PARIS (Reuters) - The scale of the police operation tasked with securing Nice's Bastille Day celebrations was appropriate given there was no specific warning of a terror threat before a Tunisian drove his truck into a crowd of revellers, France's police watchdog said on Wednesday.
The government has come under fire for not doing enough to prevent Mohamed Lahouaiej Bouhlel from reaching the pedestrianised Promenade des Anglais using an apparently unblocked route and killing 84 people on July 14.
"For an event that was not exceptional ... and without knowledge of any particular threat, the overall police operation was not inadequate," Marie-France Moneger-Guyomarc'h, director of the General Inspectorate of the National Police (IGPN) watchdog told a news conference.
The security record of President Francois Hollande and his Socialist government has come under increased scrutiny this week after two Islamic militants, one who was supposedly under tight surveillance, attacked a church and slit the throat of a priest.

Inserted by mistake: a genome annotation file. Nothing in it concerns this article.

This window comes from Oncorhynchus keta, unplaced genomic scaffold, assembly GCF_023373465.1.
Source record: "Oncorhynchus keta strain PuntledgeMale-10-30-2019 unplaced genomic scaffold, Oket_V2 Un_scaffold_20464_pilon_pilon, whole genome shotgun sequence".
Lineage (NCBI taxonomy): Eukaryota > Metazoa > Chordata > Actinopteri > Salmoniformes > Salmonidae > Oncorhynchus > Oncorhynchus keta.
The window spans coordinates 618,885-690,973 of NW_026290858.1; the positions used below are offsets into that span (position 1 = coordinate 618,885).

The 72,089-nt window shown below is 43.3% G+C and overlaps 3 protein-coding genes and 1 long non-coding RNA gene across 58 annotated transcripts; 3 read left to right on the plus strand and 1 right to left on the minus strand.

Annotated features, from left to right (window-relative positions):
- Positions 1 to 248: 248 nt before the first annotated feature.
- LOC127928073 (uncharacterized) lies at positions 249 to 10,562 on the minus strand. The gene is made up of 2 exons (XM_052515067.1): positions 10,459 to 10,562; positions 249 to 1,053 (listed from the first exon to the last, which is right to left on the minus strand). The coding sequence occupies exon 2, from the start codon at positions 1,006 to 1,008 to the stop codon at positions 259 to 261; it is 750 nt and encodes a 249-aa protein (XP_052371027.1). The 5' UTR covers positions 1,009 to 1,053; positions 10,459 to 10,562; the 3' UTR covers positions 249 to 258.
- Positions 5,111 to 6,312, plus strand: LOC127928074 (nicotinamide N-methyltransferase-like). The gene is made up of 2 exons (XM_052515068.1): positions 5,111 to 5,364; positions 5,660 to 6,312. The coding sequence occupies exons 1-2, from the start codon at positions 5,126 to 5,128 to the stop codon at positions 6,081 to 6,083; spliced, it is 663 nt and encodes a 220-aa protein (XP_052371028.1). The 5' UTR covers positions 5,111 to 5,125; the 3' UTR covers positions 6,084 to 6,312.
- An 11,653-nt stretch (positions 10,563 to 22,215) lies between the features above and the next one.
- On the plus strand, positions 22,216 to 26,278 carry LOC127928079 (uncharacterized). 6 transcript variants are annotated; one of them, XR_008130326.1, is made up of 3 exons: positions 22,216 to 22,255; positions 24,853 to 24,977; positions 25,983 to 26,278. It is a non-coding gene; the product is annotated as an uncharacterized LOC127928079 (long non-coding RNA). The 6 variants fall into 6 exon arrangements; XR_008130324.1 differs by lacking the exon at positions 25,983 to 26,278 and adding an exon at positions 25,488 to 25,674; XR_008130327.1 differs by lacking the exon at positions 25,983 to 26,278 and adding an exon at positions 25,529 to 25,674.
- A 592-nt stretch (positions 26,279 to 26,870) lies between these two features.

Moneger-Guyomarc'h said security agencies had made contingency plans for what she called the "classic" threat of armed individuals or bomb-carrying militants attacking the crowd.
"Clearly the security operation was not designed for this type of attack, the novelty and intensity of which were beyond all expectations," she said.
Conservative opponents in Nice criticised Interior Minister Bernard Cazeneuve, saying the deployment of national police officers was inadequate.
They stepped up their attacks after the head of Nice's video surveillance network said that interior ministry staff had pressured her to indicate the presence of national police force officers at certain points where the attack unfurled.
Cazeneuve rejected the assertion and accused parts of the opposition of almost daily lies and political broadsides in the wake of the Nice massacre.
"No one lied," Moneger-Guyomarc'h said.
(Reporting by Sophie Louet, Writing by Richard Lough; Editing by Andrew Callus)